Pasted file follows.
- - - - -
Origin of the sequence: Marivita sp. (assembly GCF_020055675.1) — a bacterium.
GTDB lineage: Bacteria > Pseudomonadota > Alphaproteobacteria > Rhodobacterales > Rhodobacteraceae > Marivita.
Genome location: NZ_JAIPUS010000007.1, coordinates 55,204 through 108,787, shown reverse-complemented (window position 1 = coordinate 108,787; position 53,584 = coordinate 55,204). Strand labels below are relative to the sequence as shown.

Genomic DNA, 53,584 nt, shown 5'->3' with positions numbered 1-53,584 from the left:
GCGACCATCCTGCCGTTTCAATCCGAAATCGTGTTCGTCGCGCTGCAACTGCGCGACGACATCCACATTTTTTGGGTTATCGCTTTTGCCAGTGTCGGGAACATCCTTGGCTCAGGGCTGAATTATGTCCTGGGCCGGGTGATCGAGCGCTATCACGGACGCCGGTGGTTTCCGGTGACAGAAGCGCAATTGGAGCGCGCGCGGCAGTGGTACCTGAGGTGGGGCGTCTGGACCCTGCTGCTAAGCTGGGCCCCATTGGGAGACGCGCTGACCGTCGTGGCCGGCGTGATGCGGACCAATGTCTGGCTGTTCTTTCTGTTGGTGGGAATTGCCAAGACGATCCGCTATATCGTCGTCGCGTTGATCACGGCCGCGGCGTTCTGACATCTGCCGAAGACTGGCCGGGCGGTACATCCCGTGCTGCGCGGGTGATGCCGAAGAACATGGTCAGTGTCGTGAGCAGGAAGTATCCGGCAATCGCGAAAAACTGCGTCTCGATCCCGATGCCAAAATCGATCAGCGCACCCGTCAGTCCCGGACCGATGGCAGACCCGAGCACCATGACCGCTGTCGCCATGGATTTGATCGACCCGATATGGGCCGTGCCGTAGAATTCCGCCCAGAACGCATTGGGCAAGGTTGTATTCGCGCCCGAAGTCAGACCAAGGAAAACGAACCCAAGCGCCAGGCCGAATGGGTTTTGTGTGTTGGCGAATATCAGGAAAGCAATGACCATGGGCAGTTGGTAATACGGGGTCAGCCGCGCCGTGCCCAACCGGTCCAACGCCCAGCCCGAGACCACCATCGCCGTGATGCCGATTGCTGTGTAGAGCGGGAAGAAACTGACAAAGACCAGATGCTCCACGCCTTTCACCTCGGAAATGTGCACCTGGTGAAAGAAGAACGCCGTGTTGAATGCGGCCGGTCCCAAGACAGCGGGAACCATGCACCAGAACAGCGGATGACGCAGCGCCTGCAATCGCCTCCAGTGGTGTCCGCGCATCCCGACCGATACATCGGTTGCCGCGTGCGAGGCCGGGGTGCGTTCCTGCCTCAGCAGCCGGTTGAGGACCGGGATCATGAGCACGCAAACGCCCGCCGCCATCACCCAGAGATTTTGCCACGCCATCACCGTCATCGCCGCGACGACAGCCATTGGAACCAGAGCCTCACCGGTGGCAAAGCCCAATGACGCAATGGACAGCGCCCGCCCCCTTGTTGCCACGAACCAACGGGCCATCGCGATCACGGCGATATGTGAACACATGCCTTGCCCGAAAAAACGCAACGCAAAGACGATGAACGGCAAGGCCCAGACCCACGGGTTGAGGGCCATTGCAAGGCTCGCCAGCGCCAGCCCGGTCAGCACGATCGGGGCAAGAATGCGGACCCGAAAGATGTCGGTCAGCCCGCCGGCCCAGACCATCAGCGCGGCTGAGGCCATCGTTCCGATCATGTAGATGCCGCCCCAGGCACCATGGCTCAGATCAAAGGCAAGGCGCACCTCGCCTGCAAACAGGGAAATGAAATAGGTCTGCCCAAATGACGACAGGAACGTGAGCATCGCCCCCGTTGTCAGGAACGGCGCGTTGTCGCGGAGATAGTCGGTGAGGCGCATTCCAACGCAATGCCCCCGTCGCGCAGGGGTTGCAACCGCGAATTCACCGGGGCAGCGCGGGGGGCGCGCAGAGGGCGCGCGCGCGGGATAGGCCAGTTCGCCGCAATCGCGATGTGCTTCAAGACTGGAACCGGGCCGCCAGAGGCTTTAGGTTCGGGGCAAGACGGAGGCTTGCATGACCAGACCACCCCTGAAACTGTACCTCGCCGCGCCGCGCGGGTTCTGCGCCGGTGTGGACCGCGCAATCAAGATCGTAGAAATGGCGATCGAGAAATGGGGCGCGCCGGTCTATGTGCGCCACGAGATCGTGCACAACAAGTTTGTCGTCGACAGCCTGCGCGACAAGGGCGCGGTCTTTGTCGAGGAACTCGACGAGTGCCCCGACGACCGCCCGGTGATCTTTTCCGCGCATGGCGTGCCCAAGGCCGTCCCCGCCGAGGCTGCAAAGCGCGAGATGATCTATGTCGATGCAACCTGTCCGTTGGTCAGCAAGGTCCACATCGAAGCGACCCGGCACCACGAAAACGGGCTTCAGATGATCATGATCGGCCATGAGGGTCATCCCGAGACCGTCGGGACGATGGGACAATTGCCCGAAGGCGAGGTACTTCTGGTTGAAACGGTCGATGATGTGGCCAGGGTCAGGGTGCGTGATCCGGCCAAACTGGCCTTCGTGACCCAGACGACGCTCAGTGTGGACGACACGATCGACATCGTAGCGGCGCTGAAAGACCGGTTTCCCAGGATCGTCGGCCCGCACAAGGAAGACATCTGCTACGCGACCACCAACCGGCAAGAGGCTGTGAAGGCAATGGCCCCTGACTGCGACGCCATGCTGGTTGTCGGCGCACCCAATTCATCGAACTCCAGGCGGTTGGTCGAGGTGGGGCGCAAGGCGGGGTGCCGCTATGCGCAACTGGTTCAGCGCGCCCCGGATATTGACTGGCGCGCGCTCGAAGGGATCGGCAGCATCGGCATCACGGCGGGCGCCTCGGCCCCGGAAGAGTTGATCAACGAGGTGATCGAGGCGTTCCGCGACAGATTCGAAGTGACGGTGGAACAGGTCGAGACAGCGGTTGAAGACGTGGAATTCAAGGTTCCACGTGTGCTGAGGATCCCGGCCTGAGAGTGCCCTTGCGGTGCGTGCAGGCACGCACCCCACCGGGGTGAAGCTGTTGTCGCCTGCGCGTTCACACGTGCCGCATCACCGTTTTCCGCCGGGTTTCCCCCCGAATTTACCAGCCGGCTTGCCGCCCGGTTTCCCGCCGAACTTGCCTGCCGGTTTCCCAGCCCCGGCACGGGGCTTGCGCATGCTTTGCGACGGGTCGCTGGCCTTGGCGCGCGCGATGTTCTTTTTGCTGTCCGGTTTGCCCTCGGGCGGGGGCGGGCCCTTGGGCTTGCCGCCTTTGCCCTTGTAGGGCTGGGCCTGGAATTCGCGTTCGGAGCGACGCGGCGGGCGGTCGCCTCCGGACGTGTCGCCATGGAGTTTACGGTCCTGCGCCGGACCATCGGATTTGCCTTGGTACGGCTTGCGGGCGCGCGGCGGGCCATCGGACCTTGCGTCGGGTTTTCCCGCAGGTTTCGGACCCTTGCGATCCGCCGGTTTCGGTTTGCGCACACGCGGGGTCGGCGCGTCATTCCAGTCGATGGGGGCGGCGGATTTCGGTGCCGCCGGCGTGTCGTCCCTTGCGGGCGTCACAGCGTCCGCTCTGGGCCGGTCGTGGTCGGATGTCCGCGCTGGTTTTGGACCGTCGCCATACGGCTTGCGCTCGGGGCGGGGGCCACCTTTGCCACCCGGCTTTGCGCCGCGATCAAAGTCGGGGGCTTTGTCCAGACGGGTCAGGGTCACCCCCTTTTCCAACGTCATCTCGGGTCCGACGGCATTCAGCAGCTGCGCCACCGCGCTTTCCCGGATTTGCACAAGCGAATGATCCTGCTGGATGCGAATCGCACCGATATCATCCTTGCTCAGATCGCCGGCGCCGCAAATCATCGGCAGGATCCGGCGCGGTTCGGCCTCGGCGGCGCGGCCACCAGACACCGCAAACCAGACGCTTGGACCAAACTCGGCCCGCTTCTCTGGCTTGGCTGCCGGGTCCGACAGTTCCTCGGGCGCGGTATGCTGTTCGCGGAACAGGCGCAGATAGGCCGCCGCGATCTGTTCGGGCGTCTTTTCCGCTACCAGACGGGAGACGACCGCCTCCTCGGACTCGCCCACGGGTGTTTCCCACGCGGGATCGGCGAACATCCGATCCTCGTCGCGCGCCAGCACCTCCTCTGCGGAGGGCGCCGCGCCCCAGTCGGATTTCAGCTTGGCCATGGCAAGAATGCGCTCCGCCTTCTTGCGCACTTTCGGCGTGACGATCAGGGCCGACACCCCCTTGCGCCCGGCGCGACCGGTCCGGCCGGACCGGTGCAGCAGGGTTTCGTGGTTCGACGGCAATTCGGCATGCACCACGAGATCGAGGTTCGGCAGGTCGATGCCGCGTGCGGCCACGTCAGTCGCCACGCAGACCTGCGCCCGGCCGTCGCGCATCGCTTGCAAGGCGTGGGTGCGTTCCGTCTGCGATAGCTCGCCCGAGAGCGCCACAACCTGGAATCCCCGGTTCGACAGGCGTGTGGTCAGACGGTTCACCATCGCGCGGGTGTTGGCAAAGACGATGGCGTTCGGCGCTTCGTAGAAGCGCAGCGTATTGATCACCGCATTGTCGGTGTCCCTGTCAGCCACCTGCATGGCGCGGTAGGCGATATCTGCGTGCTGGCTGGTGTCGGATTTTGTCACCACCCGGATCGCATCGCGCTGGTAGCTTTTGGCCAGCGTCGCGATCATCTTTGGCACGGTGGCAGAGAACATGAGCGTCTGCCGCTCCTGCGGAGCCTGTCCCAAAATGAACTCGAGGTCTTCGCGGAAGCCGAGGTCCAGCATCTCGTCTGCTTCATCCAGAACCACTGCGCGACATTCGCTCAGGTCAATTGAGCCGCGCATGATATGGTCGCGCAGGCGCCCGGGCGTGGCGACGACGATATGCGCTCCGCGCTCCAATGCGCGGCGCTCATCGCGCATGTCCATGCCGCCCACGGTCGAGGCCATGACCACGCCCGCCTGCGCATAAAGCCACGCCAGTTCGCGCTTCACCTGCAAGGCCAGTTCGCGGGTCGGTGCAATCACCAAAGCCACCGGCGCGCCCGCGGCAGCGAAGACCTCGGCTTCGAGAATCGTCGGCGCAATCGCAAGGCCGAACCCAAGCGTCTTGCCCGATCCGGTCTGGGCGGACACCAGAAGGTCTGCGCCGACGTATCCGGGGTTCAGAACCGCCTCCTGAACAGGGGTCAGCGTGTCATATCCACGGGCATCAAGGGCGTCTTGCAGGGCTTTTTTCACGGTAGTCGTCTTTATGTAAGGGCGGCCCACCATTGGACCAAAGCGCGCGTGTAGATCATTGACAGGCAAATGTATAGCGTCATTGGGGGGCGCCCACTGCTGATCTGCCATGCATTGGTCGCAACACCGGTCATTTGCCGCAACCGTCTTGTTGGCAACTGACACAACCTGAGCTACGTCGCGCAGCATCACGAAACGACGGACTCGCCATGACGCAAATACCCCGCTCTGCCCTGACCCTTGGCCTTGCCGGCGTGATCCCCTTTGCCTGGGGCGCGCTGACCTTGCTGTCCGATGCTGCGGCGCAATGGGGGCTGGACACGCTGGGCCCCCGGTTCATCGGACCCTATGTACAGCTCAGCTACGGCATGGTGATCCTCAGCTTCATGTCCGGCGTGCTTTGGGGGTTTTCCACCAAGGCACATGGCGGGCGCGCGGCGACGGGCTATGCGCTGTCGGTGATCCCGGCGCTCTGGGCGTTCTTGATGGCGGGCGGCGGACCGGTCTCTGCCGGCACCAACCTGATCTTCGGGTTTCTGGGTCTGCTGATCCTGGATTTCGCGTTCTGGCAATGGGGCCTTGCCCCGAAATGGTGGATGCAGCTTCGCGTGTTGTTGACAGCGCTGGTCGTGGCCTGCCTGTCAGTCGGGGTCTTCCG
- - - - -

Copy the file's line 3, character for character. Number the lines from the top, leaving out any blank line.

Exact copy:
Genome location: NZ_JAIPUS010000007.1, coordinates 55,204 through 108,787, shown reverse-complemented (window position 1 = coordinate 108,787; position 53,584 = coordinate 55,204). Strand labels below are relative to the sequence as shown.